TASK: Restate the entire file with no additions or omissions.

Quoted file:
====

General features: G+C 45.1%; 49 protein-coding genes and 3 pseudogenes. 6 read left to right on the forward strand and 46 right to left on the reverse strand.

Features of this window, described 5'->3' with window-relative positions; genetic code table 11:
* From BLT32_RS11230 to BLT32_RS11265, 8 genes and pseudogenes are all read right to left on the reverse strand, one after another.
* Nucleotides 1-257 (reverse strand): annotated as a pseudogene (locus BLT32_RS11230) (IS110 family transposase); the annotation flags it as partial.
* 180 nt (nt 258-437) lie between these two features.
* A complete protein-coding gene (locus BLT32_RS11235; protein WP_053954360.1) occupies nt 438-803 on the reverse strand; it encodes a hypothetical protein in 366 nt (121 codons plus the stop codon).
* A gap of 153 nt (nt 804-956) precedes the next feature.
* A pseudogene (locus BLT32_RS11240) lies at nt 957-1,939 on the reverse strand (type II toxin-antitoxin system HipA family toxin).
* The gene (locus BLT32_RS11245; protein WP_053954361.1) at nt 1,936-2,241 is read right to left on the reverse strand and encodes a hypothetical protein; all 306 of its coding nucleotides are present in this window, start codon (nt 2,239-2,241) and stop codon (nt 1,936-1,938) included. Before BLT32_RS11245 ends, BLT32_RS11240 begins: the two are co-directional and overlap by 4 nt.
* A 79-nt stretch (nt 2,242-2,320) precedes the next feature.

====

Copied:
General features: G+C 45.1%; 49 protein-coding genes and 3 pseudogenes. 6 read left to right on the forward strand and 46 right to left on the reverse strand.

Features of this window, described 5'->3' with window-relative positions; genetic code table 11:
* From BLT32_RS11230 to BLT32_RS11265, 8 genes and pseudogenes are all read right to left on the reverse strand, one after another.
* Nucleotides 1-257 (reverse strand): annotated as a pseudogene (locus BLT32_RS11230) (IS110 family transposase); the annotation flags it as partial.
* 180 nt (nt 258-437) lie between these two features.
* A complete protein-coding gene (locus BLT32_RS11235; protein WP_053954360.1) occupies nt 438-803 on the reverse strand; it encodes a hypothetical protein in 366 nt (121 codons plus the stop codon).
* A gap of 153 nt (nt 804-956) precedes the next feature.
* A pseudogene (locus BLT32_RS11240) lies at nt 957-1,939 on the reverse strand (type II toxin-antitoxin system HipA family toxin).
* The gene (locus BLT32_RS11245; protein WP_053954361.1) at nt 1,936-2,241 is read right to left on the reverse strand and encodes a hypothetical protein; all 306 of its coding nucleotides are present in this window, start codon (nt 2,239-2,241) and stop codon (nt 1,936-1,938) included. Before BLT32_RS11245 ends, BLT32_RS11240 begins: the two are co-directional and overlap by 4 nt.
* A 79-nt stretch (nt 2,242-2,320) precedes the next feature.